No right to know
Despite the fact that this is a compulsory requirement under the Punjab Transparency and Right to Information Act 2013 (RTI) passed last December by the provincial assembly, the government has not yet established a Punjab Information Commission (PIC) or Press Information Officers (PIO) in any public body. Under the Act, the government is required to frame rules under which the PICs would be set up in all public bodies. This has yet to happen. The stance taken by the Punjab information secretary that a draft had been sent to the chief minister suggests only the dragging of feet we see too often.
The attitude reflects what lies behind the laws passed by our assemblies. Although these are in themselves often good, and on paper aim at solving the problems that exist in our set-up, the problem is that in reality, they are rarely implemented or not followed through on. This is what seems to be happening in Punjab. The issue that we see reflects a lack of concern on the part of the government for free access to information and denies the people their basic right to know. This right is, in fact, the foundation stone around which democracy is built. The fact that so little attention is being given to bringing it into effect is disturbing.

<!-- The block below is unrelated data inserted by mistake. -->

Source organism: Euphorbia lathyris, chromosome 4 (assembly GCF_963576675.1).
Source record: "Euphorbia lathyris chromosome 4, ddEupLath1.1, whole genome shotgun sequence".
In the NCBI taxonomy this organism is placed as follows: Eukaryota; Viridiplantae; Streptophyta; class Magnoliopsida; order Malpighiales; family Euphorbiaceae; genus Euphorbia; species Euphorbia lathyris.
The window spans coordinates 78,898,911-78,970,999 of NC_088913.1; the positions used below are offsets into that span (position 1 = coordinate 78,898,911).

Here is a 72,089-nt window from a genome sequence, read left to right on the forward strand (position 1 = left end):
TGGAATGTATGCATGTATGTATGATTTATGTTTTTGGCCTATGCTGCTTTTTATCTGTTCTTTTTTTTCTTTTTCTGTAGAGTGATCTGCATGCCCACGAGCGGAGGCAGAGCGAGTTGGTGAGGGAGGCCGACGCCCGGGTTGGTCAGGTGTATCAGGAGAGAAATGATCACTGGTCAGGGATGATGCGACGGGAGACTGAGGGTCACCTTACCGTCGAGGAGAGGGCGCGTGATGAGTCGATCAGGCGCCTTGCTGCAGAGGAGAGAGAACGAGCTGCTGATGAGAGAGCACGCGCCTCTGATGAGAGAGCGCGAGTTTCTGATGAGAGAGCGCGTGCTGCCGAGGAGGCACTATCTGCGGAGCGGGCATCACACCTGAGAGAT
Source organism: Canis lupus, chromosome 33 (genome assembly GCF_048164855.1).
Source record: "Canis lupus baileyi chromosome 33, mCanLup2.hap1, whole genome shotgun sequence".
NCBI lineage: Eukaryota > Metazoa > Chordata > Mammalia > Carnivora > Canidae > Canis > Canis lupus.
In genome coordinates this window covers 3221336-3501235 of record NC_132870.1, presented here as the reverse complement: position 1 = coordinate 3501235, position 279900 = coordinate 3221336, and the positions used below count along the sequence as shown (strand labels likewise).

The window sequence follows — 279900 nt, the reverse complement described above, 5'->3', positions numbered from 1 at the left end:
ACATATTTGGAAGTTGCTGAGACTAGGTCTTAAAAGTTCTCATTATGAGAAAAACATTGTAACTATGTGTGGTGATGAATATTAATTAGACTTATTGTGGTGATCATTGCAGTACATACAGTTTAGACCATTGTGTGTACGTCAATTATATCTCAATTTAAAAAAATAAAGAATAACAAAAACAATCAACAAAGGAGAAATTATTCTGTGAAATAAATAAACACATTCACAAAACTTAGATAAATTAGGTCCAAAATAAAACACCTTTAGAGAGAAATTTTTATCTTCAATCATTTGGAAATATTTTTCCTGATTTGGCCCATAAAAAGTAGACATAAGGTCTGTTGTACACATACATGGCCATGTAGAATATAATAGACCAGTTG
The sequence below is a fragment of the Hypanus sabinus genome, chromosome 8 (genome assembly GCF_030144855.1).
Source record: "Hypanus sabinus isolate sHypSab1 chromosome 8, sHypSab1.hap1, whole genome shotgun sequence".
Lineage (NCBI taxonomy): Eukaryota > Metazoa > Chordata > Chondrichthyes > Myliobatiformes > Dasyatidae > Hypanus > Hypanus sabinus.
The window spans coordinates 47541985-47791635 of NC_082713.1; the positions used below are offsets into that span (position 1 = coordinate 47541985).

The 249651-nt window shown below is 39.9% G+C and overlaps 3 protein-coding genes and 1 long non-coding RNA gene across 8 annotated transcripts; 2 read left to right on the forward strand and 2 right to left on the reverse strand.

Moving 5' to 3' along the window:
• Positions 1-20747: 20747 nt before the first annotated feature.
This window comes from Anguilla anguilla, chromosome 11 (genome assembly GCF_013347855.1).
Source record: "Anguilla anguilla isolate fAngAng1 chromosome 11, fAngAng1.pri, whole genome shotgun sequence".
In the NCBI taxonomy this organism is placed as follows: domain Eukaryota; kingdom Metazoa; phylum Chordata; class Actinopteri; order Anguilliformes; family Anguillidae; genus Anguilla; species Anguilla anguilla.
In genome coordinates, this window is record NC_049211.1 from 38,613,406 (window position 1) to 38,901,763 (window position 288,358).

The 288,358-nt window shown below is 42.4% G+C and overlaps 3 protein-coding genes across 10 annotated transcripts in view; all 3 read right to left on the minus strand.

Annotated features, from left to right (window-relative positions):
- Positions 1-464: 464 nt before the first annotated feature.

The lack of transparency in public bodies has contributed to corruption and wrongdoing within them over the years. A law such as the one signed and sealed by the Punjab Assembly could help prevent this and also give us, as citizens, a better insight as to how our government operates and what it is engaged in. Such measures improve governance and the delivery of services to citizens. It is a pity that there has been so lax an attitude about turning it into reality and working towards this by writing out the necessary set of rules that would allow greater openness to go into place and enable people from all walks of life to look a little deeper behind the curtain that hangs around the government and the chambers within which it carries out its functions.